South African born comedian, director and writer CASPER DE VRIES let MELISSA COHEN in on some juicy details regarding his life, career and his latest creation and first English show, ‘Casper goes Kakie’, on at the Artscape Opera House until Saturday November 2.
Although you are renowned for your theatrical characters, who is Casper De Vries when he isn’t on stage?
I am a very shy person. I know that many wouldn’t say so, but I don’t like to be the centre of attention when I am not in character. I have grown up connected to my Afrikaans background and that is how I have been able to link my characters with my life. I have also recently found a love for art and painting in particular, so I am hoping to pursue something new and different in the arts from what people many know me for.
I know that theatre has been your life for a number of years now, but what first interested you in the art form, in particularly performing comedy?
It is really strange but from an early age I always wanted to imitate things and people that I had come across. Although, as I mentioned before, I am naturally a very shy guy, I eventually had the need to perform these imitations to people and see how they responded. Throughout my acting career, I have aimed to ensure that my audiences are entertained and go away having learnt something – this is something that performance is able to do.
What has been the most rewarding part of your job as a performer?
Wow; there are many rewarding moments that I have encountered throughout my career, but I think the most rewarding one is knowing that when I started performing there was no one with the same acts and skits as me and I feel like I have achieved something by creating a need for something that initially wasn’t there. Throughout the years I have pushed myself so that people can experience the Afrikaans subculture and learn my “Casper vocab” in order for me to be relatable to them.
Up until ‘Casper Goes Kakie’, all your previous shows were performed in Afrikaans. Is there any particular reason for that and hasn’t that limited your audience?
As I mentioned earlier, I have grown up surrounded by my Afrikaans heritage and I have always found it easy to make jokes in my home language. Over the years I have always been known as “that Afrikaans guy” and so many Afrikaans people have been able to relate to me. This hasn’t limited my audiences, because many of my English fans first saw me on TV shows or in commercials and they started following my work.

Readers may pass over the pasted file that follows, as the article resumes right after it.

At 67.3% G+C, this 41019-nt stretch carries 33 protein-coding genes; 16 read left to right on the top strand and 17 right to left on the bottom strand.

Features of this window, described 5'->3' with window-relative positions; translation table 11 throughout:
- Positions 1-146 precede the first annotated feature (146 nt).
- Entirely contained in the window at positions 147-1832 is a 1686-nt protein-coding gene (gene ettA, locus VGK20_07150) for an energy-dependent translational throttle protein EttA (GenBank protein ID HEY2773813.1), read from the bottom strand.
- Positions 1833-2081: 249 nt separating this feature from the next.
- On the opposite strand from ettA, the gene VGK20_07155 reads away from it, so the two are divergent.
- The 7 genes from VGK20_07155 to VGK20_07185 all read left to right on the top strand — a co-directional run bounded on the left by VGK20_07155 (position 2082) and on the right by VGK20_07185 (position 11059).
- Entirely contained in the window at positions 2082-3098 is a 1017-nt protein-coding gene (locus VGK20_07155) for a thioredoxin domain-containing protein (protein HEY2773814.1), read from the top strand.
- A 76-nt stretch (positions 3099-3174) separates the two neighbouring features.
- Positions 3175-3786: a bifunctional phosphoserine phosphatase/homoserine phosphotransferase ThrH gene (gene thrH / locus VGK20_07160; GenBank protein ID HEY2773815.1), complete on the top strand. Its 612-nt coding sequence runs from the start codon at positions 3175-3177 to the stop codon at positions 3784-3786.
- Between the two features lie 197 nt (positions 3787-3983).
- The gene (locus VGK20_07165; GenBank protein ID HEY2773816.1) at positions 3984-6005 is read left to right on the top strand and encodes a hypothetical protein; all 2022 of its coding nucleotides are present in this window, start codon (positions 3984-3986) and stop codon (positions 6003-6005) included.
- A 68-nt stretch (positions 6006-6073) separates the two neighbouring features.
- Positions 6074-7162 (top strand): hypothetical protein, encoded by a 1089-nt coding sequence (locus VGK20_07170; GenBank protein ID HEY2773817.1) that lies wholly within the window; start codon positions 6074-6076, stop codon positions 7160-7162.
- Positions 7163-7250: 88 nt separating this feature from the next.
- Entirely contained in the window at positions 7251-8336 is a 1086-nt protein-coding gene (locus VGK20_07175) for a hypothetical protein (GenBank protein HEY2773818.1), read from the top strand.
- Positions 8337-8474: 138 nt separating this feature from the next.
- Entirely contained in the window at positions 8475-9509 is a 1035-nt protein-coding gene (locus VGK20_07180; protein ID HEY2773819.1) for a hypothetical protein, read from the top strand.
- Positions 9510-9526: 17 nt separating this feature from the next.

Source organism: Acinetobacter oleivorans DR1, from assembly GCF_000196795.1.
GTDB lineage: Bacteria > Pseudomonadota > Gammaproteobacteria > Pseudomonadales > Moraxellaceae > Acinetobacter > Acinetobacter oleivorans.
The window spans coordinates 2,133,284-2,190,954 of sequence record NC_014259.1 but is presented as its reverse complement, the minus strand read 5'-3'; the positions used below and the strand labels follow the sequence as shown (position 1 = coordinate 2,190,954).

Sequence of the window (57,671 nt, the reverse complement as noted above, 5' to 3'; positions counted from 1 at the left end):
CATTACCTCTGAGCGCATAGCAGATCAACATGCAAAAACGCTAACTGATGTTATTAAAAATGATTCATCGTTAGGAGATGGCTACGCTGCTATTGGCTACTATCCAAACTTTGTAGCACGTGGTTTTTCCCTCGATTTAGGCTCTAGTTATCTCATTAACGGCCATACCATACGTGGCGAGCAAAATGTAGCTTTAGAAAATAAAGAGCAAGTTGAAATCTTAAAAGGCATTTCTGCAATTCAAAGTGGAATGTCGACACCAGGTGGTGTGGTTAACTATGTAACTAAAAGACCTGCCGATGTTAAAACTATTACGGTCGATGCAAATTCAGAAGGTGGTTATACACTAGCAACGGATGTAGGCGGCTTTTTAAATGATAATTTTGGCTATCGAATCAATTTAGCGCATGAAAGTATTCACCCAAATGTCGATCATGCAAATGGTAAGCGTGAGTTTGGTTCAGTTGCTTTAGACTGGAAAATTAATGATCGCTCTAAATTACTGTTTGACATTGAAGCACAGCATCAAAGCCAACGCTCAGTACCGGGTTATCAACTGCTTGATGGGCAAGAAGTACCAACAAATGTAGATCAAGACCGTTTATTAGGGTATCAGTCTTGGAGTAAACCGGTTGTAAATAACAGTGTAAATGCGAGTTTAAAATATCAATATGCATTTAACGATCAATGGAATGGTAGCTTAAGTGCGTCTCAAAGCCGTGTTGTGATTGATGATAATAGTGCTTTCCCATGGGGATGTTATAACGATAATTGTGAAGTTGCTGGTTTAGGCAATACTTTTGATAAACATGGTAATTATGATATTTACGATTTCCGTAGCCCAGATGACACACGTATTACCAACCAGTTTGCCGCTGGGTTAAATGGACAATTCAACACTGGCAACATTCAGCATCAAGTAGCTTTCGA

What inspired you to write Casper goes Kakie?
I recently decided to branch out and change my direction a bit and so I decided to write an English show, with the result being ‘Casper Goes Kakie’.
How would you like to be known and understood by the English speaking community in South Africa?
I would like to be recognised as a proud Afrikaans South African who has worthwhile life philosophies that transcends any culture. I attempt to layer each and every show of mine, leaving the audience thinking about what they have seen and I want that to resonate with my English audience too.
What can audiences expect with the show?
All of my shows make use of adult humour and for many people who have seen my previous productions, they will be able to relate to the material in ‘Casper Goes Kakie’, but even if you are a newcomer to my shows, it will be an entertaining evening. I will discuss instances in my career and share some new stuff with the audience. I will also have my dogs on stage with me while I perform, which adds an intimate feel, like you are sitting in my lounge with me throughout the show.
Throughout the years there has been a boom in the comedy industry in South Africa. What do you feel makes you a unique South African comedian?
I have always been interested in performing and I believe that some people are just meant to be funny and I feel like I am one of those people – it just comes naturally to me. I was also lucky enough to find my niche in the South African comedy industry a while back when comedy wasn’t that big and I was able to secure that niche.
If you weren’t doing theatre, what would you be doing?
As I mentioned earlier, I have found my new love in painting and so I would really like to take that further. I would have also liked to have my own travel programme on TV. I would just make sure that I am active in some aspect of the arts – that’s where my passions lie.
What advice can you give to aspiring actors, in particular, comedians?
I always say that if you get that feeling in your gut that reinforces that this is what you want to do and you don’t just want to do it just to be famous, your passion and talent will genuinely shine through. My life motto is you can make dreams come true if you believe in it.
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